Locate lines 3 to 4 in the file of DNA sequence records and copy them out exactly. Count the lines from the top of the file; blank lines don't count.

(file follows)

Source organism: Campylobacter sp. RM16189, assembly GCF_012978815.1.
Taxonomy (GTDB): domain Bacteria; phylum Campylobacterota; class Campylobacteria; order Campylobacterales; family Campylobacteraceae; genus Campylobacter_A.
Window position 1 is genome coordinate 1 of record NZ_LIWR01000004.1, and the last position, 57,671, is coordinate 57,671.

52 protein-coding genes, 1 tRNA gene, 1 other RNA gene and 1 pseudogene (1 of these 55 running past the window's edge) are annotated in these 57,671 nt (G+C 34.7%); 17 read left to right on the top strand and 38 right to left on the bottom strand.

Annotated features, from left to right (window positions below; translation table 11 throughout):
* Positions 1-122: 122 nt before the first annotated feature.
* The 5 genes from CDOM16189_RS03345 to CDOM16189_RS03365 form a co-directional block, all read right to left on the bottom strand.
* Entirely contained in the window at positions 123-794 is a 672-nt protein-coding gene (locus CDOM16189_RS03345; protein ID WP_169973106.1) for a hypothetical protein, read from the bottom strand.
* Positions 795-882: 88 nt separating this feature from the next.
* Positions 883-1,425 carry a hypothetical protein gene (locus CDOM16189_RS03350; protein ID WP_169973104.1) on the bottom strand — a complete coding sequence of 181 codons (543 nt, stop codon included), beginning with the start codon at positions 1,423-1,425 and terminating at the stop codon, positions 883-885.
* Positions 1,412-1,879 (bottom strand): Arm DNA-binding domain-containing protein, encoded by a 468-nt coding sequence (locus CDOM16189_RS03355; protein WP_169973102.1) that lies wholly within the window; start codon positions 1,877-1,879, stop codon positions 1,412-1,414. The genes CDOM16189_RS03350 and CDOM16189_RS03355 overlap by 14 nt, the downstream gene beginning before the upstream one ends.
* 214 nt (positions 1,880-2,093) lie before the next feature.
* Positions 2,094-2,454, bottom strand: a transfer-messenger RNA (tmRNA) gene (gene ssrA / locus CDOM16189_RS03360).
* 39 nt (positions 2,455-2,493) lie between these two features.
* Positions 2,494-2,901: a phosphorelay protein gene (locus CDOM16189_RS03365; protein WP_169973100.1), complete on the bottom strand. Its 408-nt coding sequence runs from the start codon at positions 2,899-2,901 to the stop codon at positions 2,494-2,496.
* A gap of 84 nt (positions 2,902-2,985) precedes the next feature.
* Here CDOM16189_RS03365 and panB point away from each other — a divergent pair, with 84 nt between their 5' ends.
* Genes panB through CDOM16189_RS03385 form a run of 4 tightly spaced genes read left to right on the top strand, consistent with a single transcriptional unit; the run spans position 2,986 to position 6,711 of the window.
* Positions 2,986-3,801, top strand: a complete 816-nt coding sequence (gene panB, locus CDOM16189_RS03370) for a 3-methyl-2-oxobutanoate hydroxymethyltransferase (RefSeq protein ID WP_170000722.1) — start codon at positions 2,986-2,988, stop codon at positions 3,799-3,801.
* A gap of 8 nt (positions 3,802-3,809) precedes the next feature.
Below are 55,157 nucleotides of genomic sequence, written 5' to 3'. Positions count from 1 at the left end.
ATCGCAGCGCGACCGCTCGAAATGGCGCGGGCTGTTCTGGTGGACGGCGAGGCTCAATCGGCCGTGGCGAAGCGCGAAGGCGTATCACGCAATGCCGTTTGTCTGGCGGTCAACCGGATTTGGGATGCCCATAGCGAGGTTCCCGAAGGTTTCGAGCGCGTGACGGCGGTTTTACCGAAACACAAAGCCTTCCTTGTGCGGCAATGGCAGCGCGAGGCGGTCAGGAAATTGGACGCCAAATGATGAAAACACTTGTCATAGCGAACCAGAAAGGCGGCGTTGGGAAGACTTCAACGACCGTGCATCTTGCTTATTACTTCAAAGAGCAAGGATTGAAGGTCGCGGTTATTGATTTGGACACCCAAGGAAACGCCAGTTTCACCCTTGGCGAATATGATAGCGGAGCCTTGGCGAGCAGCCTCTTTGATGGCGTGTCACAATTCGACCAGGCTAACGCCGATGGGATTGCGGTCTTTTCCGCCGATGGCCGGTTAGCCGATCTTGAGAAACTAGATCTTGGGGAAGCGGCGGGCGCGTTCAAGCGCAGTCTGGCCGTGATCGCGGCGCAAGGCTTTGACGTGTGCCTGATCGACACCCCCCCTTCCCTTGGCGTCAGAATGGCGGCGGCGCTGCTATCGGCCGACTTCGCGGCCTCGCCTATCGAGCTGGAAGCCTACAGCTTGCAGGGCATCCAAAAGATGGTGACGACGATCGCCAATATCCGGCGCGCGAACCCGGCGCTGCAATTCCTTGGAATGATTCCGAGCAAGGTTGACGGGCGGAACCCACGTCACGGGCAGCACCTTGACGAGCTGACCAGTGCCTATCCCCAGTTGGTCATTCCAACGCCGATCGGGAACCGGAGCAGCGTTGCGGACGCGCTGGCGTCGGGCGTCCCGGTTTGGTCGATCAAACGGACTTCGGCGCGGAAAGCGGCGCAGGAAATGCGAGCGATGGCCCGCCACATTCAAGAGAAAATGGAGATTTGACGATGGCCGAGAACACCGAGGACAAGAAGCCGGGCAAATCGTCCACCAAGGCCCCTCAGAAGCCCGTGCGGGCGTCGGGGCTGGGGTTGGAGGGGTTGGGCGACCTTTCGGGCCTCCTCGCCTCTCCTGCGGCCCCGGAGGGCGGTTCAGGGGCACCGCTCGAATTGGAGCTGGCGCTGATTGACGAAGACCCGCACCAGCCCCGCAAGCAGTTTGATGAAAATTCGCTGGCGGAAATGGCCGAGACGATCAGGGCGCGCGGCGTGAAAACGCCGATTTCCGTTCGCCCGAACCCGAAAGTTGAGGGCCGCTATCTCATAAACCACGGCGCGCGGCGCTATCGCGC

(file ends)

Window position 1 is genome coordinate 1 of record NZ_LIWR01000004.1, and the last position, 57,671, is coordinate 57,671.

52 protein-coding genes, 1 tRNA gene, 1 other RNA gene and 1 pseudogene (1 of these 55 running past the window's edge) are annotated in these 57,671 nt (G+C 34.7%); 17 read left to right on the top strand and 38 right to left on the bottom strand.